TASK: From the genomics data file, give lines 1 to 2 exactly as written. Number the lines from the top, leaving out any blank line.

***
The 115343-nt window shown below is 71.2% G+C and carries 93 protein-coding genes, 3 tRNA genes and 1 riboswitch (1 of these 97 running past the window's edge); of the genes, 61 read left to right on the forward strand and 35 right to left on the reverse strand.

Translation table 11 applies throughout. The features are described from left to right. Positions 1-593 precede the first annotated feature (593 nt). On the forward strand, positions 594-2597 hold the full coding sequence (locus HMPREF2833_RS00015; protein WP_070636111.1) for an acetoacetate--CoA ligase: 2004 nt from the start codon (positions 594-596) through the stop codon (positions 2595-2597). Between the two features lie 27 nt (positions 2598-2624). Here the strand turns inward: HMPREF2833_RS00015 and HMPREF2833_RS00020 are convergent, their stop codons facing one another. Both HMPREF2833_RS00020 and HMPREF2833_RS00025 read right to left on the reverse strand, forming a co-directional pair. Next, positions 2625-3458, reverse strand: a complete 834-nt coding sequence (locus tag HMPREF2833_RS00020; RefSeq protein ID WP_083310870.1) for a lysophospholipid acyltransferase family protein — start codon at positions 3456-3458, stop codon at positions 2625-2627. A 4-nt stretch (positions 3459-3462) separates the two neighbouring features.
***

The 115343-nt window shown below is 71.2% G+C and carries 93 protein-coding genes, 3 tRNA genes and 1 riboswitch (1 of these 97 running past the window's edge); of the genes, 61 read left to right on the forward strand and 35 right to left on the reverse strand.

Translation table 11 applies throughout. The features are described from left to right. Positions 1-593 precede the first annotated feature (593 nt). On the forward strand, positions 594-2597 hold the full coding sequence (locus HMPREF2833_RS00015; protein WP_070636111.1) for an acetoacetate--CoA ligase: 2004 nt from the start codon (positions 594-596) through the stop codon (positions 2595-2597). Between the two features lie 27 nt (positions 2598-2624). Here the strand turns inward: HMPREF2833_RS00015 and HMPREF2833_RS00020 are convergent, their stop codons facing one another. Both HMPREF2833_RS00020 and HMPREF2833_RS00025 read right to left on the reverse strand, forming a co-directional pair. Next, positions 2625-3458, reverse strand: a complete 834-nt coding sequence (locus tag HMPREF2833_RS00020; RefSeq protein ID WP_083310870.1) for a lysophospholipid acyltransferase family protein — start codon at positions 3456-3458, stop codon at positions 2625-2627. A 4-nt stretch (positions 3459-3462) separates the two neighbouring features.